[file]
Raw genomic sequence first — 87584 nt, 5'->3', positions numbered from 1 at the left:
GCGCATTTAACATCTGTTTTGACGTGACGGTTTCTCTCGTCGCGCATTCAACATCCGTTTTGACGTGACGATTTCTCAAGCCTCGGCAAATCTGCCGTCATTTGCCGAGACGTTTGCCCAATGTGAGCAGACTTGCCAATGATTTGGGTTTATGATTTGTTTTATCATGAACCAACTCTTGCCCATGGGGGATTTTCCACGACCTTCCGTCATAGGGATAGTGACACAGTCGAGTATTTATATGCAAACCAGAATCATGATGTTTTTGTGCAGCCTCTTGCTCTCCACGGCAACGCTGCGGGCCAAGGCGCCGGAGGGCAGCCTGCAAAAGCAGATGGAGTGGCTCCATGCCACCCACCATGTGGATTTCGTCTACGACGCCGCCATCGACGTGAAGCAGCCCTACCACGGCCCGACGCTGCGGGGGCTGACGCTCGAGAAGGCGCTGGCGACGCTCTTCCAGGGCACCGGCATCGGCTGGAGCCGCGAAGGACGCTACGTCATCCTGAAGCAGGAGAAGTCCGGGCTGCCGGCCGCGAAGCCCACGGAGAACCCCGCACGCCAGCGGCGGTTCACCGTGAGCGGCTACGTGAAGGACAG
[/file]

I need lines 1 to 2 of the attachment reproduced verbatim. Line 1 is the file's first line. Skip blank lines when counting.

Raw genomic sequence first — 87584 nt, 5'->3', positions numbered from 1 at the left:
GCGCATTTAACATCTGTTTTGACGTGACGGTTTCTCTCGTCGCGCATTCAACATCCGTTTTGACGTGACGATTTCTCAAGCCTCGGCAAATCTGCCGTCATTTGCCGAGACGTTTGCCCAATGTGAGCAGACTTGCCAATGATTTGGGTTTATGATTTGTTTTATCATGAACCAACTCTTGCCCATGGGGGATTTTCCACGACCTTCCGTCATAGGGATAGTGACACAGTCGAGTATTTATATGCAAACCAGAATCATGATGTTTTTGTGCAGCCTCTTGCTCTCCACGGCAACGCTGCGGGCCAAGGCGCCGGAGGGCAGCCTGCAAAAGCAGATGGAGTGGCTCCATGCCACCCACCATGTGGATTTCGTCTACGACGCCGCCATCGACGTGAAGCAGCCCTACCACGGCCCGACGCTGCGGGGGCTGACGCTCGAGAAGGCGCTGGCGACGCTCTTCCAGGGCACCGGCATCGGCTGGAGCCGCGAAGGACGCTACGTCATCCTGAAGCAGGAGAAGTCCGGGCTGCCGGCCGCGAAGCCCACGGAGAACCCCGCACGCCAGCGGCGGTTCACCGTGAGCGGCTACGTGAAGGACAG